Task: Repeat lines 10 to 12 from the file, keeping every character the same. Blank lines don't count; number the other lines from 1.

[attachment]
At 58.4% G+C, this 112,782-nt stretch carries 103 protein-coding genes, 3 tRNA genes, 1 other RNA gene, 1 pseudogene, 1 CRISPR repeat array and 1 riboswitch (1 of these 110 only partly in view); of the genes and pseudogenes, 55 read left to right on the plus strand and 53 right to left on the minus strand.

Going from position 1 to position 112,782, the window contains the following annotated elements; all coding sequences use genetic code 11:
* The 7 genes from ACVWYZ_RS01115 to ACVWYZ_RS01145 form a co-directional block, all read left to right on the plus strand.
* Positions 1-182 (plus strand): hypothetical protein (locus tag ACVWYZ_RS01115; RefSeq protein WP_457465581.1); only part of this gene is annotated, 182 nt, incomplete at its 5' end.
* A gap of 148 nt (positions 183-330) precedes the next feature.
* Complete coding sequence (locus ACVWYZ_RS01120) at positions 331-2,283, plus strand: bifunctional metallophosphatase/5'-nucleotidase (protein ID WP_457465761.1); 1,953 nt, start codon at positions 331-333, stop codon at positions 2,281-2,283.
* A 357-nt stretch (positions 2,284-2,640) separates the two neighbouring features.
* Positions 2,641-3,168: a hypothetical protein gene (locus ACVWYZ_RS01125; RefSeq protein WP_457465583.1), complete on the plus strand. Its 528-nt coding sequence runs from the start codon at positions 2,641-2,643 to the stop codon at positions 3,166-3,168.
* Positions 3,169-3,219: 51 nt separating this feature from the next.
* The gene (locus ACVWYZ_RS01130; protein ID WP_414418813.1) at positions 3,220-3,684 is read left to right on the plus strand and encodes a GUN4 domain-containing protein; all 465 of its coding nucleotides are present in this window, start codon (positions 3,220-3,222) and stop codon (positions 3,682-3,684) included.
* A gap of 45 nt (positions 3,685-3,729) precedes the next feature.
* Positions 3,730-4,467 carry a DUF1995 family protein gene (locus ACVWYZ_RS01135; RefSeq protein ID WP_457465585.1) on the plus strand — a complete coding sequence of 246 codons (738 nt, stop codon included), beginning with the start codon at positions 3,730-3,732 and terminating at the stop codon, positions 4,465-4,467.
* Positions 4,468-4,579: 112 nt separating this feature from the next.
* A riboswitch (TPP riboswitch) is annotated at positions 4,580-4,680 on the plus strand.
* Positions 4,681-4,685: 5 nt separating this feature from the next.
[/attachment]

* The gene (locus ACVWYZ_RS01130; protein ID WP_414418813.1) at positions 3,220-3,684 is read left to right on the plus strand and encodes a GUN4 domain-containing protein; all 465 of its coding nucleotides are present in this window, start codon (positions 3,220-3,222) and stop codon (positions 3,682-3,684) included.
* A gap of 45 nt (positions 3,685-3,729) precedes the next feature.
* Positions 3,730-4,467 carry a DUF1995 family protein gene (locus ACVWYZ_RS01135; RefSeq protein ID WP_457465585.1) on the plus strand — a complete coding sequence of 246 codons (738 nt, stop codon included), beginning with the start codon at positions 3,730-3,732 and terminating at the stop codon, positions 4,465-4,467.